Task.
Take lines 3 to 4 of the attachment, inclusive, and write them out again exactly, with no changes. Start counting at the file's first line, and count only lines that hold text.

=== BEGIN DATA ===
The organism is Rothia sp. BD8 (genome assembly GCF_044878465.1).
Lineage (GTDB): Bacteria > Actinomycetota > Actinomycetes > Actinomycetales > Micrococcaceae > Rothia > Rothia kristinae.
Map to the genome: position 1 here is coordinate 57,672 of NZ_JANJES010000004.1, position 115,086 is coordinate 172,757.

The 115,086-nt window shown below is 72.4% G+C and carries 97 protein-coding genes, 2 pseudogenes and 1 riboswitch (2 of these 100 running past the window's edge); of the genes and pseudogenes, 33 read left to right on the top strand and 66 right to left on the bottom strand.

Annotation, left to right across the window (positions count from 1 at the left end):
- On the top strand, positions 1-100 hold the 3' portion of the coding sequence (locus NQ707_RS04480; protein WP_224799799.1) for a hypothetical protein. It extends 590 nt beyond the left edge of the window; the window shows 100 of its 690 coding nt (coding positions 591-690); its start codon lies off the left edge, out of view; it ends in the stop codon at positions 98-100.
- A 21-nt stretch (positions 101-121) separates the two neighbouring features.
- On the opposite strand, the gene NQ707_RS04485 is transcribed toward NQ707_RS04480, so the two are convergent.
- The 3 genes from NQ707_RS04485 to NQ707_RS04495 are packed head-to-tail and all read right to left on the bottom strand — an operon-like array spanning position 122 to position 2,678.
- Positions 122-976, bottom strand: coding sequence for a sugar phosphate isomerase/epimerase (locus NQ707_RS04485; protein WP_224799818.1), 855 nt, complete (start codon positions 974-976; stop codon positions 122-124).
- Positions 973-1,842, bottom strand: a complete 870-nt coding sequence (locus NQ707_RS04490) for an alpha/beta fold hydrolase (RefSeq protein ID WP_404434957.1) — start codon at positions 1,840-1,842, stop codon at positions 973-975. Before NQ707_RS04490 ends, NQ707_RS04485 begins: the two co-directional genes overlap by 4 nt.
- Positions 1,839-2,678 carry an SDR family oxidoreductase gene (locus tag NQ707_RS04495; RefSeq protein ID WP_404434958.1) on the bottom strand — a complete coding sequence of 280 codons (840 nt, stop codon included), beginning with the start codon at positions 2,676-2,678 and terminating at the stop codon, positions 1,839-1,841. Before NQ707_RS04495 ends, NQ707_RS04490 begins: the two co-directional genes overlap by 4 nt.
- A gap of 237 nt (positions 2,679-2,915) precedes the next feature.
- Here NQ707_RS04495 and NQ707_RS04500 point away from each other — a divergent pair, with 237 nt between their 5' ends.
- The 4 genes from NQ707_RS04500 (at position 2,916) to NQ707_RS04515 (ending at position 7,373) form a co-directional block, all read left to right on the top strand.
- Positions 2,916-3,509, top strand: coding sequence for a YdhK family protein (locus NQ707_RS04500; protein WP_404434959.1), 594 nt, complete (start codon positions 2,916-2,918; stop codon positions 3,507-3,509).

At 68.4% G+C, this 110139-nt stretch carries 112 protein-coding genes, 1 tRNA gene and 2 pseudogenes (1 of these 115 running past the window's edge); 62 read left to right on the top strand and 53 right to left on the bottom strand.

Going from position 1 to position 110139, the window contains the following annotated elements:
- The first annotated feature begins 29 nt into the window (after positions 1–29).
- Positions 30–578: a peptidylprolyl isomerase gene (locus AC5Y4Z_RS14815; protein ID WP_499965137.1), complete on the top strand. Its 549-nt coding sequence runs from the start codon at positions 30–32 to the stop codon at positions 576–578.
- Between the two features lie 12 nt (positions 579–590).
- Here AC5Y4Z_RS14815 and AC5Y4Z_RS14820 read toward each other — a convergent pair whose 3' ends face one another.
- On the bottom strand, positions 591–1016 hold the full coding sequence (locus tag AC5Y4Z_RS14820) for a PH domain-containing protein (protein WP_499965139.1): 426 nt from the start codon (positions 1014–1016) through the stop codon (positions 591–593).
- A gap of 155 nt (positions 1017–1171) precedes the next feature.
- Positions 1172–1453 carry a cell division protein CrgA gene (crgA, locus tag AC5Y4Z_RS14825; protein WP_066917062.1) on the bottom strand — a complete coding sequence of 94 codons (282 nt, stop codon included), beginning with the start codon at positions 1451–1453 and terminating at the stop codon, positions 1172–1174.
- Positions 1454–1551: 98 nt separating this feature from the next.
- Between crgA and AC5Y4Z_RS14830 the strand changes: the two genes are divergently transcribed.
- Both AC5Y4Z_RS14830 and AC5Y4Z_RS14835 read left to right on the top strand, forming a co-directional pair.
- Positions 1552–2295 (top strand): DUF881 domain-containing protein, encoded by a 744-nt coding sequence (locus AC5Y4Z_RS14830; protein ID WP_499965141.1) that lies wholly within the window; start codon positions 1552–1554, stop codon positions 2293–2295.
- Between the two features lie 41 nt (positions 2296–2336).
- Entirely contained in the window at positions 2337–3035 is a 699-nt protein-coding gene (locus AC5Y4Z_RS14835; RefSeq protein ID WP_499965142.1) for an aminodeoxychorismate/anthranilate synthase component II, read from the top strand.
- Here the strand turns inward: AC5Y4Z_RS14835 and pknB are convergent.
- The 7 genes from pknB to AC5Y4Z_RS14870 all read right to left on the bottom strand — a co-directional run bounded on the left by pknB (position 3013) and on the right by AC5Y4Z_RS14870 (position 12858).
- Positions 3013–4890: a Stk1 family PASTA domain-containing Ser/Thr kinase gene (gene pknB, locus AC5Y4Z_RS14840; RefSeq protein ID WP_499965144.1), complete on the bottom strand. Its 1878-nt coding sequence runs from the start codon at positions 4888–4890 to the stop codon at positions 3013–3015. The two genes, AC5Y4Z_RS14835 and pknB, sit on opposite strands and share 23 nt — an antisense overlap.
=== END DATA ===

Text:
Map to the genome: position 1 here is coordinate 57,672 of NZ_JANJES010000004.1, position 115,086 is coordinate 172,757.

The 115,086-nt window shown below is 72.4% G+C and carries 97 protein-coding genes, 2 pseudogenes and 1 riboswitch (2 of these 100 running past the window's edge); of the genes and pseudogenes, 33 read left to right on the top strand and 66 right to left on the bottom strand.